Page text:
Imagine you’ve found the right property after months of going to open homes. You’re thrilled, but don’t let your emotions get the best of you. When your heart is set on a property, it’s still important that you gather the information you need to make an informed decision.

A property report will help you offer the right price for your potential home or property investment, or set the right price if you are looking to sell.

What Is A Property Report?

A property report gives you an estimate of the property’s value. Property reports can help home buyers, sellers and investors make informed decisions.


What information does a property report contain?

A property report has information about the property’s features, history and suburb. The information might vary depending on the source and the type of property. In general, you can find these sections:

Property Details

Details of the property you're looking to buy in the property report

This includes the address, property type, year built, number of bedrooms and bathrooms, floor plan, size in square metres, and pictures of the location.

Estimated Value Of The Property

Estimated value of the property in a property report along with the estimated value confidence metric

This section contains an estimate of the property value based on recent comparable sales in the area. Along with the estimate, you’ll find the estimated value range (within which the actual price is expected to fall) and the estimated value confidence.

How Do I Read The Estimated Value Confidence?

The confidence tells you the likelihood that the estimated value of your property is accurate, based on the amount of data the property report’s source has on the property and similar properties in the area.

Estimated value confidence metrics

An estimated value with ‘High’ confidence is more reliable than that with a ‘Medium’ or ‘Low’ confidence.

Can I Rely On The Estimated Value?

It may be a surprise, but we recommend that you don’t rely on the value estimate alone because there are many things that can cause the estimate to be significantly different from the actual value:

  • A property report ignores any renovations since the last sale.
  • If the market is rising quickly, then the estimated value may not keep up.
  • The property is unique.
  • The property hasn’t sold in a long time (5-10 years).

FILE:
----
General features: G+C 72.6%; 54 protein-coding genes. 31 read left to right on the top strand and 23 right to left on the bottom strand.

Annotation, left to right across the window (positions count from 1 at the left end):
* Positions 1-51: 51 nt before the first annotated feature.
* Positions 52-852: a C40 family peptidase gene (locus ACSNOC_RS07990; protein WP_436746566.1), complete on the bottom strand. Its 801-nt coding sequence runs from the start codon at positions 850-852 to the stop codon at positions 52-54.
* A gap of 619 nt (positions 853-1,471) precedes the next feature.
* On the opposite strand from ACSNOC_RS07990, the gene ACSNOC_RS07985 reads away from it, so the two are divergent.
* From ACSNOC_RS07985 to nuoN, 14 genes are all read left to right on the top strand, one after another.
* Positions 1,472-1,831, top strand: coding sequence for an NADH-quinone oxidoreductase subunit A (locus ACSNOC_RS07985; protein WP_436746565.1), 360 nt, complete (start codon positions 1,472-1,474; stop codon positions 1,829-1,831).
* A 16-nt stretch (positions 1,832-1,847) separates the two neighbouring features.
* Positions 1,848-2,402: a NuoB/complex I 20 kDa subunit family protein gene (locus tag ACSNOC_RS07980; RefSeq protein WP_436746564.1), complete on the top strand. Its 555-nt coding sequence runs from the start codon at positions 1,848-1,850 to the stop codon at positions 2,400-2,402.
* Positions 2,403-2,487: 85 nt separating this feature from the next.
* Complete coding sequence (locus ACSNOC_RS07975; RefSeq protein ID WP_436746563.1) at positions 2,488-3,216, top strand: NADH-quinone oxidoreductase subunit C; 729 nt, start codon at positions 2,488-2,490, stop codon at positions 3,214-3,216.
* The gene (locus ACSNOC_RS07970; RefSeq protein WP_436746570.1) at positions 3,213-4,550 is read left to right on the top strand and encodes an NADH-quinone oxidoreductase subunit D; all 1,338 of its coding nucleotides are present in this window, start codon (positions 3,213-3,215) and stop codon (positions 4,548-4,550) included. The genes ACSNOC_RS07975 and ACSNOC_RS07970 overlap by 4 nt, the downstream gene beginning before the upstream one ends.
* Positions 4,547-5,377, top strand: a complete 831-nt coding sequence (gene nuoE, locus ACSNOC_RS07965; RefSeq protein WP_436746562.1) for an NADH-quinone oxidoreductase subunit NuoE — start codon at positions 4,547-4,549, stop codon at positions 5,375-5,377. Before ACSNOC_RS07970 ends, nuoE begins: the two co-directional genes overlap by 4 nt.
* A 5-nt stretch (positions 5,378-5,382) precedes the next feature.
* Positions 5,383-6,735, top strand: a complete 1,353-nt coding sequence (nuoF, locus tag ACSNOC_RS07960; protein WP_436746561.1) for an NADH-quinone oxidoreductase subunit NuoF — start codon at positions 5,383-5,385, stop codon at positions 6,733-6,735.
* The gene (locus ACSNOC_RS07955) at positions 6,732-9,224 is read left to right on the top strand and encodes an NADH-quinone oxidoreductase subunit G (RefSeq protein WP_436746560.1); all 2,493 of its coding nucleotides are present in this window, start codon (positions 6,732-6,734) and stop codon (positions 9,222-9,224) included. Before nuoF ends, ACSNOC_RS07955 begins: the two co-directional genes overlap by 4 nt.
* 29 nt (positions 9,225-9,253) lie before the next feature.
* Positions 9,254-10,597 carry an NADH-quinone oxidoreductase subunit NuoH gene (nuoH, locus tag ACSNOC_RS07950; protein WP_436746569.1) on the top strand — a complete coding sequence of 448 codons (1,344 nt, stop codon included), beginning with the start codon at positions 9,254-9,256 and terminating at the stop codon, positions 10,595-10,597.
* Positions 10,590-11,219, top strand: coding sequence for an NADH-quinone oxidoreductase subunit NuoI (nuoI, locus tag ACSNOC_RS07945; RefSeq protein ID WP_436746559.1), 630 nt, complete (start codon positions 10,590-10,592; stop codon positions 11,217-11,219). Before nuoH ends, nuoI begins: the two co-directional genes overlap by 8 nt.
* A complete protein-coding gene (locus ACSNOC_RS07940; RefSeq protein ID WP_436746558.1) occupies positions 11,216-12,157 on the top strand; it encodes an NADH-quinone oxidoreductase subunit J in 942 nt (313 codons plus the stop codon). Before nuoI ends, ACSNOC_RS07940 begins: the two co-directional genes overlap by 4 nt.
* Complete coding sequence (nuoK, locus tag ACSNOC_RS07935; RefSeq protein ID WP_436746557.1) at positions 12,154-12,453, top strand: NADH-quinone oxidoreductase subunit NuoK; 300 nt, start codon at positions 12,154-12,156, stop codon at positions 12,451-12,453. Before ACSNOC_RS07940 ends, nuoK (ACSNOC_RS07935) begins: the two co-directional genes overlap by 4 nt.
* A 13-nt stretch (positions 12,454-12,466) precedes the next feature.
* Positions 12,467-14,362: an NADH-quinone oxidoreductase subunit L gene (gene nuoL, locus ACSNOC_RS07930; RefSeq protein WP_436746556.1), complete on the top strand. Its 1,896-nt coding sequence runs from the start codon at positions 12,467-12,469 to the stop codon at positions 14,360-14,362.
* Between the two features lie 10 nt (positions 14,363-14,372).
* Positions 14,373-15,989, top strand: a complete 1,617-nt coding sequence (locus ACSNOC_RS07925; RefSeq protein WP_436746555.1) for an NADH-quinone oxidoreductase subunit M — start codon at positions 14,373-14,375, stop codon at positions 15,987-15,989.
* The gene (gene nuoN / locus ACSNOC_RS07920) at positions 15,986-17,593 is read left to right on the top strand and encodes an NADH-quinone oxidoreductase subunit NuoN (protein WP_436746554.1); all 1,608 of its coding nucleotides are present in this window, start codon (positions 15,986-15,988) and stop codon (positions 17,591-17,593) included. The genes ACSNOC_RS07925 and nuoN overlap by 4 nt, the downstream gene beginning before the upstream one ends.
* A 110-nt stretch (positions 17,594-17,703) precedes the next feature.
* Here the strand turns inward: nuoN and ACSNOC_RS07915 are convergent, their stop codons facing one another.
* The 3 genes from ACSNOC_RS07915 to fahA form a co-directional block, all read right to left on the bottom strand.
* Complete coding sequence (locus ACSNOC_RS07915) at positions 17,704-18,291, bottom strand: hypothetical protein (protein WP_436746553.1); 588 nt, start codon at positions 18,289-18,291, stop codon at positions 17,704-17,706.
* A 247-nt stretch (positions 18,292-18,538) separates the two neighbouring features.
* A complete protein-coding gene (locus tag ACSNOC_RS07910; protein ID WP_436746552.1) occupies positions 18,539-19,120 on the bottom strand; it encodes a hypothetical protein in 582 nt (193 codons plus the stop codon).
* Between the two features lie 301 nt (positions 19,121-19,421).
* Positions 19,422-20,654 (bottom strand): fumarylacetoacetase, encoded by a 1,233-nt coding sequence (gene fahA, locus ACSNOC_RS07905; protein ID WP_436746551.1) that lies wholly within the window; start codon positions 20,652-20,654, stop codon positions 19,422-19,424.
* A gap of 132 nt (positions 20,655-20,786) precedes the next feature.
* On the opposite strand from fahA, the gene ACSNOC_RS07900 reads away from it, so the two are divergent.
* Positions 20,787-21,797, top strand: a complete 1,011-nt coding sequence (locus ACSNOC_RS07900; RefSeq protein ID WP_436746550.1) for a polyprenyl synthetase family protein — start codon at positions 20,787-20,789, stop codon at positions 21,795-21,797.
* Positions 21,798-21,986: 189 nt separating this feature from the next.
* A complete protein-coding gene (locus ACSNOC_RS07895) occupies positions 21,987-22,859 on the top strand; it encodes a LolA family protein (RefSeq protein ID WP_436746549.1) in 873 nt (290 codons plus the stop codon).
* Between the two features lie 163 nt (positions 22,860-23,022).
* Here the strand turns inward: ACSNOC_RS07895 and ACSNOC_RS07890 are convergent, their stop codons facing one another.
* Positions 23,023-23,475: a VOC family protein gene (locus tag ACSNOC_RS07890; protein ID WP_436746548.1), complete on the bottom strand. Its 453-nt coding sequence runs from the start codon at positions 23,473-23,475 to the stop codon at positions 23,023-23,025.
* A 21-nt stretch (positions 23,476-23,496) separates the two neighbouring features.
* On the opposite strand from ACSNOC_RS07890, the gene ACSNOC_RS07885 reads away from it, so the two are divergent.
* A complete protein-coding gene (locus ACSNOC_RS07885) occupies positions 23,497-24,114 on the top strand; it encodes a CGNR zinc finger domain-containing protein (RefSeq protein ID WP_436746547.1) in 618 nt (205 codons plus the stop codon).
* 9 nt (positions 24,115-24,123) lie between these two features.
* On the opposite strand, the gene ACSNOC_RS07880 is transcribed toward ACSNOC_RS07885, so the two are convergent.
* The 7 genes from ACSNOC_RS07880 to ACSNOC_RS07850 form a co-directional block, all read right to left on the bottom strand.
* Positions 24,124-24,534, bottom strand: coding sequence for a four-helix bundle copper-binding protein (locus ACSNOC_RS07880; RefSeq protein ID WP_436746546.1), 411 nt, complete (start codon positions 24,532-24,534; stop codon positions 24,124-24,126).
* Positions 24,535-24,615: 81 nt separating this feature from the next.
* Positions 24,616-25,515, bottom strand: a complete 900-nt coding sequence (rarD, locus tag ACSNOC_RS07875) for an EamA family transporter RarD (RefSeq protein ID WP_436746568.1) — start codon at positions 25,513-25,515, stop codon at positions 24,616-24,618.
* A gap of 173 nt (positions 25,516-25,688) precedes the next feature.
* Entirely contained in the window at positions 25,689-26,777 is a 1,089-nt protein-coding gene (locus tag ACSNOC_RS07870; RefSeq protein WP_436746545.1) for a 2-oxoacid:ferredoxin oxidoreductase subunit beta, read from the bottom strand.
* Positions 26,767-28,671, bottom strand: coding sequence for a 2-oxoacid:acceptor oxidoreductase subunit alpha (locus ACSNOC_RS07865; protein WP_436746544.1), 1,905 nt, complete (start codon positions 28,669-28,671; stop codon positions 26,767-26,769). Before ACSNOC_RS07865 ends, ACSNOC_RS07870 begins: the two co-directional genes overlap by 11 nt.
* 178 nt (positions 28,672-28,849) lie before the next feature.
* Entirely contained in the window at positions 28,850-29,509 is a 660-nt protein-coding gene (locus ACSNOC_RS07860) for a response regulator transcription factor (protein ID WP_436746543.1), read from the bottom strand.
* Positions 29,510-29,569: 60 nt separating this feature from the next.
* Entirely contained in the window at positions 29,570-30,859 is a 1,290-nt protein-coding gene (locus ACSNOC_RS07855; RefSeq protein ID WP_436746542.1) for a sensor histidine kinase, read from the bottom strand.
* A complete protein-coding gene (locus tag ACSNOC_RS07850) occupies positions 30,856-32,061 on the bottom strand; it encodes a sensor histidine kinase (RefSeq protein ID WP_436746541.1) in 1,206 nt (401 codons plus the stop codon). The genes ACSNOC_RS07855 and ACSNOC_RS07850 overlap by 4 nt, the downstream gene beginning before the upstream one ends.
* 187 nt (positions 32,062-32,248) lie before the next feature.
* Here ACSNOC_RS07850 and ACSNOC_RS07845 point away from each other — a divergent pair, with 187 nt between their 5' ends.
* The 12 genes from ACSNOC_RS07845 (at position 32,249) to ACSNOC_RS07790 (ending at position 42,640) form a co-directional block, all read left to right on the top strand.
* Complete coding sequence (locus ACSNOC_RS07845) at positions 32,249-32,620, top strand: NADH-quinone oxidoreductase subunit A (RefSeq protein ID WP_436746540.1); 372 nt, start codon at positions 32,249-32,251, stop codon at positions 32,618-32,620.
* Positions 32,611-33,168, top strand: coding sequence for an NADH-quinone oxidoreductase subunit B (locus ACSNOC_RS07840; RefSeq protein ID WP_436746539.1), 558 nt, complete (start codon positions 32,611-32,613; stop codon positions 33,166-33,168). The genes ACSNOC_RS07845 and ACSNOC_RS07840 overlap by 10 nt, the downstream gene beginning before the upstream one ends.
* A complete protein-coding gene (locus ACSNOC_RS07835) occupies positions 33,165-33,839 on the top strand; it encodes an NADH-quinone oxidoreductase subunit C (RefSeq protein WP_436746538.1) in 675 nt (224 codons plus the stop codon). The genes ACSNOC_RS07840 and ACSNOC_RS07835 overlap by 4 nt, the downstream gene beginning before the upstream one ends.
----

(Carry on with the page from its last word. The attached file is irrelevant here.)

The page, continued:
• There aren’t many recent comparable sales.

For this reason, we strongly recommend that you read our guide on how to value a property and use comparable sales, the same way a bank valuer does.

Property Activity Summary

Property history shown under Property Activity Summary section of a property report

This is the previous sales history of the property, including when and how much it sold for and the sale method.

If you’re looking to buy, then this section can be really useful! You may see that the owner has tried to sell the home several times in the past, which could indicate that something is wrong with the property or that they have unrealistic price expectations.

Comparable Sales

Most property reports contain the recently sold properties and properties still for sale in the area you want to buy. It’s always better to use comparable sales combined with your own research to value a property.

Recently Sold Properties

Comparable sales in property report

These are the properties sold recently in the area you’re looking to buy. You’ll find information such as the sale price, sale method, sale date and the number of days the property has been on the market.

In addition, this section of the property report includes a picture of the property, the size in square metres, number of bedrooms and bathrooms, and the number of parking spaces.

Focus on the recently sold properties that are most similar to your property. These comparable properties can help you estimate your property value closely.

You can search for the address of these properties in Google to find old real-estate listings, which help you compare them to the property you’re considering.

Properties For Sale

Other properties for sale around the property you're interested in

Similar to the recently sold properties section, this part of the property report contains information on the properties currently listed for sale in the area.